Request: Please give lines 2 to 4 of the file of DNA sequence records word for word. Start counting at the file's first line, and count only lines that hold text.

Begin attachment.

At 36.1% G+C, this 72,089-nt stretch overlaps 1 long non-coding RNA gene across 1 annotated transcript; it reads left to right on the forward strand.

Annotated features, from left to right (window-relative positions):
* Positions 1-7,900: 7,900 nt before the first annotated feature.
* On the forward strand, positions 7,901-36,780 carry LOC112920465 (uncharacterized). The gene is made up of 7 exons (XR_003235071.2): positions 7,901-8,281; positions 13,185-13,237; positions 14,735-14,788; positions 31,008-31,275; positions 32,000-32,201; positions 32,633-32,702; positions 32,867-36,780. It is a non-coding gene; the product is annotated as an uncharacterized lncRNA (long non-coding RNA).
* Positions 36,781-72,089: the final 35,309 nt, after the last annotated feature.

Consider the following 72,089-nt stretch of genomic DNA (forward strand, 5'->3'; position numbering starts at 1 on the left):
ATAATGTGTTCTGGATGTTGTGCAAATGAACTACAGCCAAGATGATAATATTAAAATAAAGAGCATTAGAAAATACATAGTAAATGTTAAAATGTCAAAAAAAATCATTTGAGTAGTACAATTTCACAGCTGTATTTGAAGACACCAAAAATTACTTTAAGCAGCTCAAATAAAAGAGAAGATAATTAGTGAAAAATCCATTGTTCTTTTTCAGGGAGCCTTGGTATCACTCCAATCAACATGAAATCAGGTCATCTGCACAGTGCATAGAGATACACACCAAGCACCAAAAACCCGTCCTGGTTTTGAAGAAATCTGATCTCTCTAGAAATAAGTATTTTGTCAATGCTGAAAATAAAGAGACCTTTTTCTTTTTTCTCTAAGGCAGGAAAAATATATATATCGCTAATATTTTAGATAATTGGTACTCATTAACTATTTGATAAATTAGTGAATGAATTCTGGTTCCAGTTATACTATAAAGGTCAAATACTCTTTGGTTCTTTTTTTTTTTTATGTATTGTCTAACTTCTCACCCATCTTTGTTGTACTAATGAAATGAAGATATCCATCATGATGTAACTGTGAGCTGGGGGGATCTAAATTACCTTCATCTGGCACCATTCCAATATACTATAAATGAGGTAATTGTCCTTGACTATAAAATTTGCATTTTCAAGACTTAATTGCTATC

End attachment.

Annotated features, from left to right (window-relative positions):
* Positions 1-7,900: 7,900 nt before the first annotated feature.
* On the forward strand, positions 7,901-36,780 carry LOC112920465 (uncharacterized). The gene is made up of 7 exons (XR_003235071.2): positions 7,901-8,281; positions 13,185-13,237; positions 14,735-14,788; positions 31,008-31,275; positions 32,000-32,201; positions 32,633-32,702; positions 32,867-36,780. It is a non-coding gene; the product is annotated as an uncharacterized lncRNA (long non-coding RNA).